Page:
Marijuana is on its way to becoming legal, but with legalization comes increases and changes in regulation. How does this impact current laws surrounding marijuana use in Canada?
The Liberal government has made promises to introduce new legislation to legalize marijuana in Canada, but that doesn’t necessarily mean that you can puff away on that doobie without worry. There are still a lot of regulations being generated to control some of the more controversial aspects of cannabis—like controlling availability so children don’t gain access or accidentally consume cannabis that has been baked into pastries, or controlling who is distributing cannabis to limit the possibility of other more harmful drugs being added to it, and measuring intoxication on a substance that seems to have a more individualized effect on people.
What does this legislation mean when it comes to marijuana use? It means there are still laws you need to follow. Here are three all marijuana users should be aware of.
Despite the fact that more and more cannabis shops seem to be popping up across the country, it is important to remember that marijuana still isn’t legal. Cannabis is still considered a Schedule II drug under the Controlled Drug and Substances Act. That means, according to the Department of Justice, that it’s still illegal to produce, distribute, or possess marijuana for any reason beyond an approved medical purpose.
If the bill is approved by parliament as it moves through the legislative process, cannabis could be legalized as early as 2018; however, should that become the case, there will still be strict legislation in place to control the production, distribution, sale, possession, and use of cannabis.
Here are three laws to look out for:
One of the problems with controlling cannabis use right now is that the substance affects everyone differently, which means impairment may be hard to regulate—but it won’t be difficult to detect. Innovations are already in progress, and there may soon be a breathalyser that can detect marijuana use.
One of the biggest legislation efforts will include controlling access to the drug—that means controlling who can grow the drug, how much an individual can access, and what age that individual needs to be.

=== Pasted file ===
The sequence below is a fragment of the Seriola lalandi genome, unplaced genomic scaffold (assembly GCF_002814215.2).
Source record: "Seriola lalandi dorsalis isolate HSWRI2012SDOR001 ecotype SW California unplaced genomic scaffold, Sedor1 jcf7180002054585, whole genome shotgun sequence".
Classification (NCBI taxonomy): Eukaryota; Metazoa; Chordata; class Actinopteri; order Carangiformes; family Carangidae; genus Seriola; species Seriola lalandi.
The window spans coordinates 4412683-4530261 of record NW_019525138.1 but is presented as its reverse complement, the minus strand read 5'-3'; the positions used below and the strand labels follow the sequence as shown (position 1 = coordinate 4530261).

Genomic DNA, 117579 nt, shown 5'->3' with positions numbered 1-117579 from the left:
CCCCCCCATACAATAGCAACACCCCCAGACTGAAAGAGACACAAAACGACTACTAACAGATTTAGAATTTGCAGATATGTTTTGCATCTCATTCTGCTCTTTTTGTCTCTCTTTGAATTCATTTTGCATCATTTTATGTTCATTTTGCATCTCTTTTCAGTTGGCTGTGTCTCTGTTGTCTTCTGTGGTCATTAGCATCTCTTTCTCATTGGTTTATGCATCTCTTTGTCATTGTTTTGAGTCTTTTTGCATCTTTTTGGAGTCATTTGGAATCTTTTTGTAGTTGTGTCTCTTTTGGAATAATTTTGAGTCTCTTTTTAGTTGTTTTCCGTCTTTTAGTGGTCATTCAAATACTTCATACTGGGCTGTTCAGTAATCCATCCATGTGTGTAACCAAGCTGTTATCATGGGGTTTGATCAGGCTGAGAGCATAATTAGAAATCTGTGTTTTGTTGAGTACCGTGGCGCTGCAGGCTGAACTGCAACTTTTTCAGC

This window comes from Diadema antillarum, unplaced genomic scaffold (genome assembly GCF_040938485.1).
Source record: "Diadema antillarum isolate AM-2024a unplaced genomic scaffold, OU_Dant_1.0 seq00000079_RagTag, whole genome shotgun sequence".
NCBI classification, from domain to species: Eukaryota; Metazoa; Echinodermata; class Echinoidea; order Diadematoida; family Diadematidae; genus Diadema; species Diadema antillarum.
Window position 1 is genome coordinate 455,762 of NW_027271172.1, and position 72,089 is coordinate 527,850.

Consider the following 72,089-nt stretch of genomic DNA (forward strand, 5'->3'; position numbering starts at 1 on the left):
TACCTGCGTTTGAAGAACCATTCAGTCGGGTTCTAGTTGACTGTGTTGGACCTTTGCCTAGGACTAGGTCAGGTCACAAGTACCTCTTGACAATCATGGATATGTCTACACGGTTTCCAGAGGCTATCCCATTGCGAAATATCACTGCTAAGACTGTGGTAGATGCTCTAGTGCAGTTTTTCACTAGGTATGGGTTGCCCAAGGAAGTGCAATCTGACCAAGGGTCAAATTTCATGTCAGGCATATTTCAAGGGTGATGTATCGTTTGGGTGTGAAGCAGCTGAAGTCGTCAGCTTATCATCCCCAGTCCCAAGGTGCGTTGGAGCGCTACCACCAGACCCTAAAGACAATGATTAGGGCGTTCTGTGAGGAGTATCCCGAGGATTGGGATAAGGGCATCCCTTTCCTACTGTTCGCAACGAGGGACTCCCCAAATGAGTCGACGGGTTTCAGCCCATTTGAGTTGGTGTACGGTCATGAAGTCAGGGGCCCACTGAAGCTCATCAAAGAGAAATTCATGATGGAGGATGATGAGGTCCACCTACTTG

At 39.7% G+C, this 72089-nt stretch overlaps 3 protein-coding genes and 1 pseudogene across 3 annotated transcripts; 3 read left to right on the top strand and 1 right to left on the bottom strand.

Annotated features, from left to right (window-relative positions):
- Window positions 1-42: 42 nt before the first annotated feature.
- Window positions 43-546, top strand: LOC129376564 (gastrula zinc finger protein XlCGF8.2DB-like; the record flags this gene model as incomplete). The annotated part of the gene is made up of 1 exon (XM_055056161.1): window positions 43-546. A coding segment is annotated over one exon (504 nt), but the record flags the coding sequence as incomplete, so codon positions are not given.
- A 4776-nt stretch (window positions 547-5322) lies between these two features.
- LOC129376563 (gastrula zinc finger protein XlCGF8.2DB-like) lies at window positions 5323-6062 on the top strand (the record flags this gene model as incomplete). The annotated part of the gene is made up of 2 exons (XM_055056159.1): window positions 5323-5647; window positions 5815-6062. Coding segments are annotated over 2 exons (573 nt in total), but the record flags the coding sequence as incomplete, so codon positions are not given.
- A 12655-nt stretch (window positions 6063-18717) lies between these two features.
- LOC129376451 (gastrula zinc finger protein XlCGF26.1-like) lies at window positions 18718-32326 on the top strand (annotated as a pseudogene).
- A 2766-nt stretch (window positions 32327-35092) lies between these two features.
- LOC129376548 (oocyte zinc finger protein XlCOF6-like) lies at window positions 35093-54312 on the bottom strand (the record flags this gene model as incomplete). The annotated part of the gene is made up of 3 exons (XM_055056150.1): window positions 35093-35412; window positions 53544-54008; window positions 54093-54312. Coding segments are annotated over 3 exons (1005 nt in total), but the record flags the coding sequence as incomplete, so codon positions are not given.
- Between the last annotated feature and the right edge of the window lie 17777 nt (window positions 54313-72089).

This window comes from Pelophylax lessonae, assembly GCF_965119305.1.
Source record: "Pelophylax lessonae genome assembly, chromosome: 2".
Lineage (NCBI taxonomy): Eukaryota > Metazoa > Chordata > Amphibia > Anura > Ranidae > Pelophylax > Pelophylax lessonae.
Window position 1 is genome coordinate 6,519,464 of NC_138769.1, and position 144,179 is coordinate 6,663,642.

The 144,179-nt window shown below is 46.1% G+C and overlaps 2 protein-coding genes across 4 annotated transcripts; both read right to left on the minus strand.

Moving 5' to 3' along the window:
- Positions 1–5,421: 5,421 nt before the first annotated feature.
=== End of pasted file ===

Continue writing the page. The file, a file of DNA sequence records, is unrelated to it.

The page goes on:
Some of the proposed regulations:
- Adults 18 years old and over will legally be able to possess up to 30 grams of legal dried cannabis (or the equivalent in non-dried form). However, individuals must purchase the dried or fresh cannabis (and cannabis oil) from a provincially-licensed retailer (or in some cases, online from a federally-licensed producer). Individuals can still be prosecuted for possessing non-legally distributed cannabis.
- Sharing of the legal cannabis will be permitted, but an individual can be prosecuted for sharing more than 30 grams of legal cannabis, or for sharing the drug with underage individuals.
- An individual may grow up to up to four cannabis plants, but those plants may not exceed a maximum height of 100cm, and the plants must be used for personal use and must be grown from licensed seed or seedlings.
- An individual can make cannabis products (food or drink), as long as organic solvents are not used.
It will remain illegal for individuals to travel across the Canadian border with cannabis, no matter the form or quantity.
Criminal penalties will still be in place for those who use or distribute cannabis outside the legal framework. For instance, illegal distribution or sale, possession over the limit, production of cannabis beyond personal cultivation limits, production of cannabis with combustible solvents, or attempting to take cannabis across Canada’s borders could result in penalties ranging from being ticketed to receiving jail time of up to 14 years.
Have you been charged with a marijuana-related crime? Our defence team can help. Give us a call today at (780)-437-3030.